Analysis: Fewer approvals may prove R&D is getting tougher

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Megan McArdle, the economics editor at The Atlantic, reviews two of the most popular explanations for the meager rate of new drug approvals that plagues biopharma: A tougher bunch of FDA regulators cracking down unreasonably on anything that looks risky vs. a preference for marketing over R&D at profit-hungry companies. Actually, she concludes with data from Tufts, pharma is spending far more than ever on R&D. And there's a bunch of people at the FDA who are actually quite interested in helping along innovative new therapies.

So she offers a new explanation. Maybe, she writes, the whole R&D field is just getting harder to work in. The big fat targets in medicine have largely been hit, and now shots on goal at biopharma are pointed not just at new therapies, but something that is demonstrably better than what's already out there.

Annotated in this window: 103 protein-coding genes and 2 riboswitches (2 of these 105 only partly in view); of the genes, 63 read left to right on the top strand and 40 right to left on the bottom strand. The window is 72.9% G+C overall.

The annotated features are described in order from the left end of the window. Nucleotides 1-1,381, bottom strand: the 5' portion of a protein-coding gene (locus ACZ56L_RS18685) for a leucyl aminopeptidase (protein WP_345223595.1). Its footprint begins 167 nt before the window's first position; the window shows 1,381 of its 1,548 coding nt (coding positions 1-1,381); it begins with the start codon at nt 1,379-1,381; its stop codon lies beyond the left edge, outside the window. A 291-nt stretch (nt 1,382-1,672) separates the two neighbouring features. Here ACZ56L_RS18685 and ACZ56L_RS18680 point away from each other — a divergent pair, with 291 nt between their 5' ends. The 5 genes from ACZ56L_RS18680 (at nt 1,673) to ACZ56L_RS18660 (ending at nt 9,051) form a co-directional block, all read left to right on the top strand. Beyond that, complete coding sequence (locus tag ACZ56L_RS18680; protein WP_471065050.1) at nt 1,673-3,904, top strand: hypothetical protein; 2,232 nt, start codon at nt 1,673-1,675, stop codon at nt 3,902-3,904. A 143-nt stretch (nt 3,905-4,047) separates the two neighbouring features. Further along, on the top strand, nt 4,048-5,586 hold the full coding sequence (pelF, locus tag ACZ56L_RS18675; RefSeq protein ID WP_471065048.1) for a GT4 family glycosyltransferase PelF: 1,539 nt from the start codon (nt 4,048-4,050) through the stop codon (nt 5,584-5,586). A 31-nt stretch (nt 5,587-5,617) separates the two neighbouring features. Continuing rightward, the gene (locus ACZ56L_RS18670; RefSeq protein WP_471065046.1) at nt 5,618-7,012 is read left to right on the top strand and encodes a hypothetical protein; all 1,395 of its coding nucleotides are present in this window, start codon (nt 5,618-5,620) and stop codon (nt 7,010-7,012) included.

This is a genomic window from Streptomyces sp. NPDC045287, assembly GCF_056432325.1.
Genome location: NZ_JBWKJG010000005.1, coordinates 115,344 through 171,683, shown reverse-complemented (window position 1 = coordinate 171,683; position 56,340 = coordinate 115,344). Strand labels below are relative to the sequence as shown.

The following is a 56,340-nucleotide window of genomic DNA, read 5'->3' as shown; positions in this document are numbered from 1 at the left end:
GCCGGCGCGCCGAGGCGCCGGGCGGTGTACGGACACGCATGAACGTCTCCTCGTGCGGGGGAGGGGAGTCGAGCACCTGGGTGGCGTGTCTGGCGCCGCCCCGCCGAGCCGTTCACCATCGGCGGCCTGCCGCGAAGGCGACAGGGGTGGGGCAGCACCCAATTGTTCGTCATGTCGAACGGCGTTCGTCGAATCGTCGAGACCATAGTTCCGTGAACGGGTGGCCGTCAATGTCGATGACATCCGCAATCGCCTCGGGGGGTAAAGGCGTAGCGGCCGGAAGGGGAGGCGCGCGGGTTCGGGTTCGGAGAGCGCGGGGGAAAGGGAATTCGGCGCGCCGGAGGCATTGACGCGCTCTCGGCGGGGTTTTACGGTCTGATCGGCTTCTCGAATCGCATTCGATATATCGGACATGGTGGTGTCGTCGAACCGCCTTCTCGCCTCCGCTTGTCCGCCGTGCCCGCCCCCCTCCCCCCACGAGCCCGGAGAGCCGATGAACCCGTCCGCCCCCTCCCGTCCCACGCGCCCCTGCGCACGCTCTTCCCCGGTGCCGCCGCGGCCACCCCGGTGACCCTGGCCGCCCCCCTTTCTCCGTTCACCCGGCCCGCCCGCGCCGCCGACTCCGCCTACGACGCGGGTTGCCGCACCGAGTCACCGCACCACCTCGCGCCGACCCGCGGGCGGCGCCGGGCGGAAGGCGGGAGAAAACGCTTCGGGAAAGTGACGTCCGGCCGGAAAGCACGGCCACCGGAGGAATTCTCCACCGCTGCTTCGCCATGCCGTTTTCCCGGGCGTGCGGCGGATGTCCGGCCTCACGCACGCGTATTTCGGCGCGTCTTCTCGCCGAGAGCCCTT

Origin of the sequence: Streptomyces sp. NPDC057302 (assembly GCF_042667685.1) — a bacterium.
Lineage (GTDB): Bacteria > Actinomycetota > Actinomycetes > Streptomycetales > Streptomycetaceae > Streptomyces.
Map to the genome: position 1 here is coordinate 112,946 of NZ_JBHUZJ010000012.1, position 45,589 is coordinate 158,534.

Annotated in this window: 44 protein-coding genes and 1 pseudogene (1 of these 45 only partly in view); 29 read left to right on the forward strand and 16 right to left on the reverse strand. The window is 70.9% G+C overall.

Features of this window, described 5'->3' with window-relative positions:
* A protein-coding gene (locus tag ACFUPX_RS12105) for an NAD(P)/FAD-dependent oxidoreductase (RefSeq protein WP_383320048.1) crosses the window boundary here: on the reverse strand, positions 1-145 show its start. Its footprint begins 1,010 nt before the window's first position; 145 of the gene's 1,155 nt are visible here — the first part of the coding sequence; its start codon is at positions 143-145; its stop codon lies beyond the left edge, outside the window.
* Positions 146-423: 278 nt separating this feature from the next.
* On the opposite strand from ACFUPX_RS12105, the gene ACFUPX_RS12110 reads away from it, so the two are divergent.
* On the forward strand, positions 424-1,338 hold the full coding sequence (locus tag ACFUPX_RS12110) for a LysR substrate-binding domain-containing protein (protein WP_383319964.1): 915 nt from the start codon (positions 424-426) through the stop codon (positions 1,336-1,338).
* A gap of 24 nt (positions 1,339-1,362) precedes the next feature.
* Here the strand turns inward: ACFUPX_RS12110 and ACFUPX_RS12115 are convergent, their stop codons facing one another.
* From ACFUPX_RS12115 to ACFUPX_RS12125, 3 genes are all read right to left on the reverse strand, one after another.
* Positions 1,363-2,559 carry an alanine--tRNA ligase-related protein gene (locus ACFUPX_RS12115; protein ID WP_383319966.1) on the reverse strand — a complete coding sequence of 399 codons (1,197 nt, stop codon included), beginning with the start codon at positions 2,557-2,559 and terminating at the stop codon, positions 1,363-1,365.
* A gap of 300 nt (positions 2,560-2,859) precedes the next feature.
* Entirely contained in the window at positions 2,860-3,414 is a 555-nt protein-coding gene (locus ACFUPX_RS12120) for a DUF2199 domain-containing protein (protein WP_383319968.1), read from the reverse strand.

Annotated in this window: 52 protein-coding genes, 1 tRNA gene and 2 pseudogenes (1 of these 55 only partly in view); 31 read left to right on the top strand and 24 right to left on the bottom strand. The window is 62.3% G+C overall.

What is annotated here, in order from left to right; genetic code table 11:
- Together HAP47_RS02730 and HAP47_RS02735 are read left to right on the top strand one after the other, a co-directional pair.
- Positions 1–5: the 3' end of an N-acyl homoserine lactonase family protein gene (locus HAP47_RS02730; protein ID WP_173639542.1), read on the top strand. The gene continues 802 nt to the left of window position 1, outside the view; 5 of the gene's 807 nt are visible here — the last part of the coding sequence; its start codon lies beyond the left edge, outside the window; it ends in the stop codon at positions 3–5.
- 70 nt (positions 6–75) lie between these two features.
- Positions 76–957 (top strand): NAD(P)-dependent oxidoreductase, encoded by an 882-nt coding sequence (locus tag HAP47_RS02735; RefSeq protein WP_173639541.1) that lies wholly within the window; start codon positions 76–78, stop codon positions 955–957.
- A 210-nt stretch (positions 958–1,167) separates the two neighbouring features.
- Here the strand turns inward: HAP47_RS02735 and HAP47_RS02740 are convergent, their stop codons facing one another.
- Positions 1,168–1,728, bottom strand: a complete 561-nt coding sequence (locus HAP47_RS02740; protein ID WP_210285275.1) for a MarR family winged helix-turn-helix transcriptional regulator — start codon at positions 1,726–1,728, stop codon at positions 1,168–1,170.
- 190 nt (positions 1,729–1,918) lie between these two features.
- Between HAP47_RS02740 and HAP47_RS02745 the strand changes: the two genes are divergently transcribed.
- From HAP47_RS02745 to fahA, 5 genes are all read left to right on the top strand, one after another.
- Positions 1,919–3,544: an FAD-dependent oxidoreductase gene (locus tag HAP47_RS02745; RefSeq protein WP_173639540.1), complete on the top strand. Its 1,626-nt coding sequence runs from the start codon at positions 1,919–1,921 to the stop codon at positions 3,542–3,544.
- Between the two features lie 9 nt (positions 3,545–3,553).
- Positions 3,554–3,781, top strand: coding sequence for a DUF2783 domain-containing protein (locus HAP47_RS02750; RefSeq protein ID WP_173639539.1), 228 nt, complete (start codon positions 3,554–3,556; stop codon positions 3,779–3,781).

"When you're up against nothing, it's relatively easy to show that you're more effective than the alternative," she notes. "But when you're up against already-state-of-the-art treatments, you're looking for small improvements. That means you need huge numbers of patients to generate a statistically significant result. And since good treatments already exist, the safety hurdles are also higher-the FDA is less likely to approve a statin that causes internal bleeding than a pancreatic-cancer drug that does the same.

"Meanwhile, in the areas where we don't have good drugs, we don't have so many easy targets, either. The great hopes for finding drug prospects by decoding the human genome have largely faltered; so far, reading our DNA seems mostly to have taught us how little we still understand about our own biology. So researchers are left with complex problems like cancer, which is really not one disease at all, but several thousand different ways that a human cell can go wrong. Or Alzheimer's: after decades, researchers are still trying to decide whether the disease's signature beta-amyloid plaques in the brain are a cause of dementia, or a side effect."

Whether you agree or disagree with her conclusions, it makes for interesting reading.

- here's the analysis from The Atlantic

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